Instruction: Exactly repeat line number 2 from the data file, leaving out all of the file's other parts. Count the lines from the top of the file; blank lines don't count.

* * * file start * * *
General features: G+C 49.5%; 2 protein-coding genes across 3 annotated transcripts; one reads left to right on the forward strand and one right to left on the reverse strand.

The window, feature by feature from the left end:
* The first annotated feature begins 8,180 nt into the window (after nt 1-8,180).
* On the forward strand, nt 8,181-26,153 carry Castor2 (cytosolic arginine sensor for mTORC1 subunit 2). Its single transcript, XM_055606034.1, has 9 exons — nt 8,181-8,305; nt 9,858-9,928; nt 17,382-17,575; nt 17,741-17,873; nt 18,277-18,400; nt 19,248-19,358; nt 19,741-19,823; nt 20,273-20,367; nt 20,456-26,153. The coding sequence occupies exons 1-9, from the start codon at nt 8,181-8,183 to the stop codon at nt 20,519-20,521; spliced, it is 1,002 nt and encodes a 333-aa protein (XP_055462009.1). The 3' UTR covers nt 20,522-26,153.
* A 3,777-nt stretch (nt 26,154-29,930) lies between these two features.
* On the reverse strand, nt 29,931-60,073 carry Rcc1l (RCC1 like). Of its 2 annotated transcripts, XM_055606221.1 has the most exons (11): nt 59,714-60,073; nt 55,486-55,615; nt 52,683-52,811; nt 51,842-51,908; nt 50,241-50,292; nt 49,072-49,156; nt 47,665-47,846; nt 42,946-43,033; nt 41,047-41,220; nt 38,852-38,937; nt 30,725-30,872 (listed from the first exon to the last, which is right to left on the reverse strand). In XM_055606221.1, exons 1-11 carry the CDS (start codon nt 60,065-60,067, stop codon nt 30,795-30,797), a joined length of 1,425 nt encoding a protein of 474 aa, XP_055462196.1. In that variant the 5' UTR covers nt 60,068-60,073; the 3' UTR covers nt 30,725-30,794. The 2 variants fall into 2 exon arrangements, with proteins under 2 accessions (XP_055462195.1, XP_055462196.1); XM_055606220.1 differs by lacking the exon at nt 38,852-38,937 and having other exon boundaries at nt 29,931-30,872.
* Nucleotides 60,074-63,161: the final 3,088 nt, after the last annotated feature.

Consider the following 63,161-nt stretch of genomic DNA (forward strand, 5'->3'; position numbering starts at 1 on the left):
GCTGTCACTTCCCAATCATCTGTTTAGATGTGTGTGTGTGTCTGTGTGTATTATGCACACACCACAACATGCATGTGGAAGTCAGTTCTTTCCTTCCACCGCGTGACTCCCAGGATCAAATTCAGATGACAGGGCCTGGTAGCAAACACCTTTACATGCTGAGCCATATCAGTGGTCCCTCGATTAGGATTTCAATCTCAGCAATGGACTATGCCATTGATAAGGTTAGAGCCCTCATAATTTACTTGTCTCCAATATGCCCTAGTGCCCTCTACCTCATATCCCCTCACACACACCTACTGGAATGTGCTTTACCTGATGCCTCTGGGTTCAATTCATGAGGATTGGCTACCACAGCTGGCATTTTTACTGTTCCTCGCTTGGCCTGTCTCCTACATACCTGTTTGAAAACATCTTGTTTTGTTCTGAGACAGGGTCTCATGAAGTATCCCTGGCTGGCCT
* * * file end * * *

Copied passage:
The window, feature by feature from the left end: